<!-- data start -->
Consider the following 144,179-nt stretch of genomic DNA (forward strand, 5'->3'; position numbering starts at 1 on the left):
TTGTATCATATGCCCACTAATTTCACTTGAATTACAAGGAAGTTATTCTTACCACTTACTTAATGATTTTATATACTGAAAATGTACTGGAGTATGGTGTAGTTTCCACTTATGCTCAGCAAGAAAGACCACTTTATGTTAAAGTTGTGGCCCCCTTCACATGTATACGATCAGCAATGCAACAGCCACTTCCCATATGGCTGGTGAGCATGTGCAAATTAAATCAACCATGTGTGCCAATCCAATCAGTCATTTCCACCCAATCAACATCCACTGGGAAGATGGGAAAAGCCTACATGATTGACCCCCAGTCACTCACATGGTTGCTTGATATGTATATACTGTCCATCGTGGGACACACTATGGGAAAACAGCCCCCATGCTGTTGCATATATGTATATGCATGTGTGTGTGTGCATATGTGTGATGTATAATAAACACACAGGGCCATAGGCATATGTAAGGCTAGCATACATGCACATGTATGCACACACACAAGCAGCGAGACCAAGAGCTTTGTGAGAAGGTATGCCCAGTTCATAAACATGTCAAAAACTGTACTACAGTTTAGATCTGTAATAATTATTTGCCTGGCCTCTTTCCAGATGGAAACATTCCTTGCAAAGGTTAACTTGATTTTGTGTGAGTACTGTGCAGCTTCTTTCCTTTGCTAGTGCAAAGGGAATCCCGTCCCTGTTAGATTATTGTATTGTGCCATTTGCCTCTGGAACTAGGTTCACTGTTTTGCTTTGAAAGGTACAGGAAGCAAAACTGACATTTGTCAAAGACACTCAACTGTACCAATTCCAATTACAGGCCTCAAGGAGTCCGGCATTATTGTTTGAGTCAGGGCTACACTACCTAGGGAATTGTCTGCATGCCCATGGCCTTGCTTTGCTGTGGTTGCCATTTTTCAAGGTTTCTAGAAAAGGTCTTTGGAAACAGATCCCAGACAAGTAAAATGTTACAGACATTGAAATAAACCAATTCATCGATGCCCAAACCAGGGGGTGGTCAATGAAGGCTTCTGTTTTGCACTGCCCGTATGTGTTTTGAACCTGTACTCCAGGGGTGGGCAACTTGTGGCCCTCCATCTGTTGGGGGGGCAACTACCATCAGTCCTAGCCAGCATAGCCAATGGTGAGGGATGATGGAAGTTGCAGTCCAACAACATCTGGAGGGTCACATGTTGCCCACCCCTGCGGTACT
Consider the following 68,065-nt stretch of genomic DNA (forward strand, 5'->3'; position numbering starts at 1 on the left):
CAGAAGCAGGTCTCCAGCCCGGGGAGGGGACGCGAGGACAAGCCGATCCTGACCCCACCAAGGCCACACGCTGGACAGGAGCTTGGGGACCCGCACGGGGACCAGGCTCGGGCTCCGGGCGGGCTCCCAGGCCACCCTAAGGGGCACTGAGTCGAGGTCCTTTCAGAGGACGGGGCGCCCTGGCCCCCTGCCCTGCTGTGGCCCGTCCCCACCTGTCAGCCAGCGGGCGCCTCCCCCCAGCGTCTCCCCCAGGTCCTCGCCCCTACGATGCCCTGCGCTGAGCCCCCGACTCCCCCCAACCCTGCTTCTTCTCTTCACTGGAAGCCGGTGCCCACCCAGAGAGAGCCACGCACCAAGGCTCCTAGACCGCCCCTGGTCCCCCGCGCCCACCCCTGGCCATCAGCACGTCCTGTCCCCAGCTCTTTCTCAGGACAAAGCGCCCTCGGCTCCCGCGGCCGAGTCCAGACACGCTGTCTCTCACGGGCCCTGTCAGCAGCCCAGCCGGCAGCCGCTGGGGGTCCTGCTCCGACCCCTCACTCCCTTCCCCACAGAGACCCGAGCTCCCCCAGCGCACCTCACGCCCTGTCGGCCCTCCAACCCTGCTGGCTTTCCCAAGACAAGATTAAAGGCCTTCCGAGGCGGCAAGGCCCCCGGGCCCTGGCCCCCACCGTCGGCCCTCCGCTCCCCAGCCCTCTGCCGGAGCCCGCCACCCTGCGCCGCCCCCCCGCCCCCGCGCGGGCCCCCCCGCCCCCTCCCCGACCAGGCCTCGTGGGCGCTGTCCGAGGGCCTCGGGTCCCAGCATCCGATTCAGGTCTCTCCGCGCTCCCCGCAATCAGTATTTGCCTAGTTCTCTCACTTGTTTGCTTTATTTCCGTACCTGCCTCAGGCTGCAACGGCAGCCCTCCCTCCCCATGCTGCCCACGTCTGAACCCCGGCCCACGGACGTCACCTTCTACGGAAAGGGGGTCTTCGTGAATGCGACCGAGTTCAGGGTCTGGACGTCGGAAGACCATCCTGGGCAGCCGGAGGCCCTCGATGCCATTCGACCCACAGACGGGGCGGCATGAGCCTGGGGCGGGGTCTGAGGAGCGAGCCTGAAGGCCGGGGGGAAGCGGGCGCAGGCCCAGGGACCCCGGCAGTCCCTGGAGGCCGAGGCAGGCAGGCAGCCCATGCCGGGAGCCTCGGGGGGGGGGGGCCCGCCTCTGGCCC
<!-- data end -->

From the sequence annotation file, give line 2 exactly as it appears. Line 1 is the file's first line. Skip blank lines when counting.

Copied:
TTGTATCATATGCCCACTAATTTCACTTGAATTACAAGGAAGTTATTCTTACCACTTACTTAATGATTTTATATACTGAAAATGTACTGGAGTATGGTGTAGTTTCCACTTATGCTCAGCAAGAAAGACCACTTTATGTTAAAGTTGTGGCCCCCTTCACATGTATACGATCAGCAATGCAACAGCCACTTCCCATATGGCTGGTGAGCATGTGCAAATTAAATCAACCATGTGTGCCAATCCAATCAGTCATTTCCACCCAATCAACATCCACTGGGAAGATGGGAAAAGCCTACATGATTGACCCCCAGTCACTCACATGGTTGCTTGATATGTATATACTGTCCATCGTGGGACACACTATGGGAAAACAGCCCCCATGCTGTTGCATATATGTATATGCATGTGTGTGTGTGCATATGTGTGATGTATAATAAACACACAGGGCCATAGGCATATGTAAGGCTAGCATACATGCACATGTATGCACACACACAAGCAGCGAGACCAAGAGCTTTGTGAGAAGGTATGCCCAGTTCATAAACATGTCAAAAACTGTACTACAGTTTAGATCTGTAATAATTATTTGCCTGGCCTCTTTCCAGATGGAAACATTCCTTGCAAAGGTTAACTTGATTTTGTGTGAGTACTGTGCAGCTTCTTTCCTTTGCTAGTGCAAAGGGAATCCCGTCCCTGTTAGATTATTGTATTGTGCCATTTGCCTCTGGAACTAGGTTCACTGTTTTGCTTTGAAAGGTACAGGAAGCAAAACTGACATTTGTCAAAGACACTCAACTGTACCAATTCCAATTACAGGCCTCAAGGAGTCCGGCATTATTGTTTGAGTCAGGGCTACACTACCTAGGGAATTGTCTGCATGCCCATGGCCTTGCTTTGCTGTGGTTGCCATTTTTCAAGGTTTCTAGAAAAGGTCTTTGGAAACAGATCCCAGACAAGTAAAATGTTACAGACATTGAAATAAACCAATTCATCGATGCCCAAACCAGGGGGTGGTCAATGAAGGCTTCTGTTTTGCACTGCCCGTATGTGTTTTGAACCTGTACTCCAGGGGTGGGCAACTTGTGGCCCTCCATCTGTTGGGGGGGCAACTACCATCAGTCCTAGCCAGCATAGCCAATGGTGAGGGATGATGGAAGTTGCAGTCCAACAACATCTGGAGGGTCACATGTTGCCCACCCCTGCGGTACT